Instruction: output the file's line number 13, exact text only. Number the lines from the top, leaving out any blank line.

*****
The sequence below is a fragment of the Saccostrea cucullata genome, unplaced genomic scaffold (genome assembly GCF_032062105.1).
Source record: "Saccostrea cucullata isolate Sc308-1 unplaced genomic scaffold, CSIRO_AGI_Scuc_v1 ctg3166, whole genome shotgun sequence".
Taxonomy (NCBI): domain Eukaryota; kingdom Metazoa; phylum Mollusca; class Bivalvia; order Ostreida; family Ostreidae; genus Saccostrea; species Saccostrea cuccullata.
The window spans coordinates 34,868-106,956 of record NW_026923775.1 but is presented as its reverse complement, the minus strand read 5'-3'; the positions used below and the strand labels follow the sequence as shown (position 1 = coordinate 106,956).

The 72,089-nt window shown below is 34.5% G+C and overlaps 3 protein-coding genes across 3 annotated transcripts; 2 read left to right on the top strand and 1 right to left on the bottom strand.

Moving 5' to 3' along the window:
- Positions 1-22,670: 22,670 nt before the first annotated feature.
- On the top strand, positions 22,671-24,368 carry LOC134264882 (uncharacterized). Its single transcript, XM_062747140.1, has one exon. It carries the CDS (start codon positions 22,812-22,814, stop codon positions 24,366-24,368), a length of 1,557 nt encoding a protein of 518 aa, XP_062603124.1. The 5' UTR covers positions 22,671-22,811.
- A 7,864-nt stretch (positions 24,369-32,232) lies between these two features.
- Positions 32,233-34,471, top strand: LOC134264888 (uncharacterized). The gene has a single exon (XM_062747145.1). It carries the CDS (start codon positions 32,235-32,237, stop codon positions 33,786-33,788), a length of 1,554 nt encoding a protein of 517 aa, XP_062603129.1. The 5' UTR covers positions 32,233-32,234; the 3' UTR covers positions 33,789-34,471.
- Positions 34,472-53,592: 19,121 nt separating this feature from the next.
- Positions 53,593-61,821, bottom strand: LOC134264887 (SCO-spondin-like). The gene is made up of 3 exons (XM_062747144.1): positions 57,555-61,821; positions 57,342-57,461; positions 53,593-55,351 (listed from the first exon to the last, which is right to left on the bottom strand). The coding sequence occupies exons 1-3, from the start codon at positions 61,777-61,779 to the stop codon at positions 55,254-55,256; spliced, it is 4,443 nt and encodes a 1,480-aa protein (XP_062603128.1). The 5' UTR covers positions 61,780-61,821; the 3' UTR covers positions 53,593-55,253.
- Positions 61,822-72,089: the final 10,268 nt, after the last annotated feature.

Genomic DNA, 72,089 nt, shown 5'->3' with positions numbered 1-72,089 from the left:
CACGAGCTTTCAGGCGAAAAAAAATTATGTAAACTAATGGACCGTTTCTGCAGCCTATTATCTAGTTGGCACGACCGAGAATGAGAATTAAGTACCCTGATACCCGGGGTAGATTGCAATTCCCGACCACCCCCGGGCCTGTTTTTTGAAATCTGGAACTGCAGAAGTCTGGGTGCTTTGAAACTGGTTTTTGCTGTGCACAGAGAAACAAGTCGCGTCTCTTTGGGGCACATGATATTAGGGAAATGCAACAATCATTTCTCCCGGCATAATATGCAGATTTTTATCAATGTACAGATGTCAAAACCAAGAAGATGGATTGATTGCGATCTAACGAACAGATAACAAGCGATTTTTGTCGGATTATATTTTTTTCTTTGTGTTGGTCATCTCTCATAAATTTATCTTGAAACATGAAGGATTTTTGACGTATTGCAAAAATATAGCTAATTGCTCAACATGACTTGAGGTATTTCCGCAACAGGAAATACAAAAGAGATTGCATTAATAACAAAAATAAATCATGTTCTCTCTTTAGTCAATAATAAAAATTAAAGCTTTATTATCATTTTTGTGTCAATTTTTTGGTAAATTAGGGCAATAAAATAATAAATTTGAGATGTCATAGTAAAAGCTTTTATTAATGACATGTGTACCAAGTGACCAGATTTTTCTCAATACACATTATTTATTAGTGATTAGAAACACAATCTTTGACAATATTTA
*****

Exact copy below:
- Positions 61,822-72,089: the final 10,268 nt, after the last annotated feature.